Lophostemon confertus (syn. Tristania conferta)
Closely related to Eucalyptus, brush box (also called Brisbane box) is a tough, useful tree with warm-colored smooth bark becoming rough toward the base. In its native habitat, in moist coastal gullies, it grows to over 100 feet and reaches many feet in diameter. A sample of the wood is likely to sink in water. A principal use is as a small, rugged street tree. Each flower has about five petals (white), is about an inch across, and has a distinctive appearance resembling a starfish from the way the stamens are arranged on radiating axes. The flowers are in cymes of seven, as are the seed capsules, which look very much like Eucalyptus. A comparison with any seven-fruited Eucalyptus will reveal the latter’s cymose ancestry. That the Eucalyptus flower represents a later stage of evolution is evidenced by its loss of petals. Crush a leaf and smell it; no hint of Eucalyptus.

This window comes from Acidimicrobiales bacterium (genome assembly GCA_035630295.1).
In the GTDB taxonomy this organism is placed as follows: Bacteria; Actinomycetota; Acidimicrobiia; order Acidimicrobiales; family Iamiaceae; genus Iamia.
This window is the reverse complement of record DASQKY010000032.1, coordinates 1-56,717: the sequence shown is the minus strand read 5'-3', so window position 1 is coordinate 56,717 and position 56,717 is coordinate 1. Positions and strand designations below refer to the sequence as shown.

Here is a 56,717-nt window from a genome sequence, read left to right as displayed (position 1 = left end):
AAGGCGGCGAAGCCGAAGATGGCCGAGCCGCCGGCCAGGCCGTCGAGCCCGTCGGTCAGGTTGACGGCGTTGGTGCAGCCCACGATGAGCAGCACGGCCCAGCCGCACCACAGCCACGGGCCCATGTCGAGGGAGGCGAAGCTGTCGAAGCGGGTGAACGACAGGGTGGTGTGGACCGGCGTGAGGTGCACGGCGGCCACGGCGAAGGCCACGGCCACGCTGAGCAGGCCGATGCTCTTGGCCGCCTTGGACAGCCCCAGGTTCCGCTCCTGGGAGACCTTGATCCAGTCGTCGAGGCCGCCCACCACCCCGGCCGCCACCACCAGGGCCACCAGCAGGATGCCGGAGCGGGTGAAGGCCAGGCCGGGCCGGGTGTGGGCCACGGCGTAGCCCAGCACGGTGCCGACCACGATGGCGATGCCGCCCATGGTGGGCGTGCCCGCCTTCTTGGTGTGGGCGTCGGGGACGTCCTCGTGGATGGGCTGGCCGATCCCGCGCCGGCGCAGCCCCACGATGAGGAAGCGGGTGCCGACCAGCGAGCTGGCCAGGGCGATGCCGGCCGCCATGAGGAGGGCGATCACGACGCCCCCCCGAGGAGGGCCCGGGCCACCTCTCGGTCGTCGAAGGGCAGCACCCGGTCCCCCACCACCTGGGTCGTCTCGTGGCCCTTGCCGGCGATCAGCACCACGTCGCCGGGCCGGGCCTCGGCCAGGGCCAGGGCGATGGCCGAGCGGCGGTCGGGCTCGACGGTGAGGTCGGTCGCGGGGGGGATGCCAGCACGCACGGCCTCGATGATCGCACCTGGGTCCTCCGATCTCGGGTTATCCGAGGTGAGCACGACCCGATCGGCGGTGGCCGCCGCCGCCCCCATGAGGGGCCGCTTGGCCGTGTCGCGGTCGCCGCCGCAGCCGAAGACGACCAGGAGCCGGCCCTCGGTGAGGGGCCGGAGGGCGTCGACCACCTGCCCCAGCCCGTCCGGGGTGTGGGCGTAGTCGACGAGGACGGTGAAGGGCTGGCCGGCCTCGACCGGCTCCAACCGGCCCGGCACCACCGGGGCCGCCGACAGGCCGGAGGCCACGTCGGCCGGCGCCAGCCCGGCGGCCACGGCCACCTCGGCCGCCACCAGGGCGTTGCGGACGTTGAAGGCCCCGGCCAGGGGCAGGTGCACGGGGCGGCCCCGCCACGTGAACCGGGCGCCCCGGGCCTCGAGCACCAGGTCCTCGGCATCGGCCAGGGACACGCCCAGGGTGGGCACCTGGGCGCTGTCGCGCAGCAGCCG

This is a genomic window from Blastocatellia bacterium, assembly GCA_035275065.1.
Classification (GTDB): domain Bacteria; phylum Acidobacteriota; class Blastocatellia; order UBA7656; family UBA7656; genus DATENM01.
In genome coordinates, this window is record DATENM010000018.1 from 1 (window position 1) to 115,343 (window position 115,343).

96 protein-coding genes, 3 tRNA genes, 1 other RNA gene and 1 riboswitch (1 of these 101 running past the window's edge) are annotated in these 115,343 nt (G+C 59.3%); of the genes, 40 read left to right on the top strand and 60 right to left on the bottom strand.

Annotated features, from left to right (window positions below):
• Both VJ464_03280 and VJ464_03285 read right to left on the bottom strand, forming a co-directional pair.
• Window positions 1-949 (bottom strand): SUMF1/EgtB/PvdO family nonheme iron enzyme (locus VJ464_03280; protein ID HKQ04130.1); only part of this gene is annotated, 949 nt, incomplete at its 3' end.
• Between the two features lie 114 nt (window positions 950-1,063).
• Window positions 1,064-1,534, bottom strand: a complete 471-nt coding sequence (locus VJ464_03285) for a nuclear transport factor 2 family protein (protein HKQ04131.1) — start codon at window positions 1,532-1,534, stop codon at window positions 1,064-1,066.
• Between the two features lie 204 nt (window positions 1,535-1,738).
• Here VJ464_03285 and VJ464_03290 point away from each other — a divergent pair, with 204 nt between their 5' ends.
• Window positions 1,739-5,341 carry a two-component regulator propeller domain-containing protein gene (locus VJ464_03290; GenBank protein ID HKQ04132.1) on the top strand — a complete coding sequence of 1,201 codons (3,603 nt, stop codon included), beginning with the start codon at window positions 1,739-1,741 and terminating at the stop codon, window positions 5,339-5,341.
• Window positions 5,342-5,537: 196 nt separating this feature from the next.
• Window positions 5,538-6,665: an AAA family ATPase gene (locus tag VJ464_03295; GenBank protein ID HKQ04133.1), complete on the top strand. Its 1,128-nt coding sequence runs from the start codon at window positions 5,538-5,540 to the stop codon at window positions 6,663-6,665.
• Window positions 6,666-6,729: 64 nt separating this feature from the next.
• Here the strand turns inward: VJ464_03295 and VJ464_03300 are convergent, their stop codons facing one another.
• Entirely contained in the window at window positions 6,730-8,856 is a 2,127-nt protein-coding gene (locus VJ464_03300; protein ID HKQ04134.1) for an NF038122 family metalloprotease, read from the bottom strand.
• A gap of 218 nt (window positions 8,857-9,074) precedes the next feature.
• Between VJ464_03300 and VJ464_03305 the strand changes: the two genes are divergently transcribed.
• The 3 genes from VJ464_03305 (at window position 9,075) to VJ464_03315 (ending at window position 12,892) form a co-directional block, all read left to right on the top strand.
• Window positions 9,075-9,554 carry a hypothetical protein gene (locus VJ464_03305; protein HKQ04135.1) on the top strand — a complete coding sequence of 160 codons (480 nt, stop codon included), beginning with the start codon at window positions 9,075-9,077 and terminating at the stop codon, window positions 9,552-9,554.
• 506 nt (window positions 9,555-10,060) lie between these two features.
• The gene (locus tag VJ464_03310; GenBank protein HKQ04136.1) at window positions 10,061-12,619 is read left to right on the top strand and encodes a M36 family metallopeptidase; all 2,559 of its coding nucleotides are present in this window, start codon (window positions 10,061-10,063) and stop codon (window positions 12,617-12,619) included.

Enter Wilbur Hall from the east to find six specimens in the courtyards. There are four more in the northwest courtyard. Two examples are at the intersection of Santa Teresa and Dueña streets, adjacent to Tresidder Union. The trees flower in June.
About this Entry: The main text of this entry is from the book Trees of Stanford and Environs, by Ronald Bracewell, published 2005. Name updated to L. confertus Jan 2018 (SP).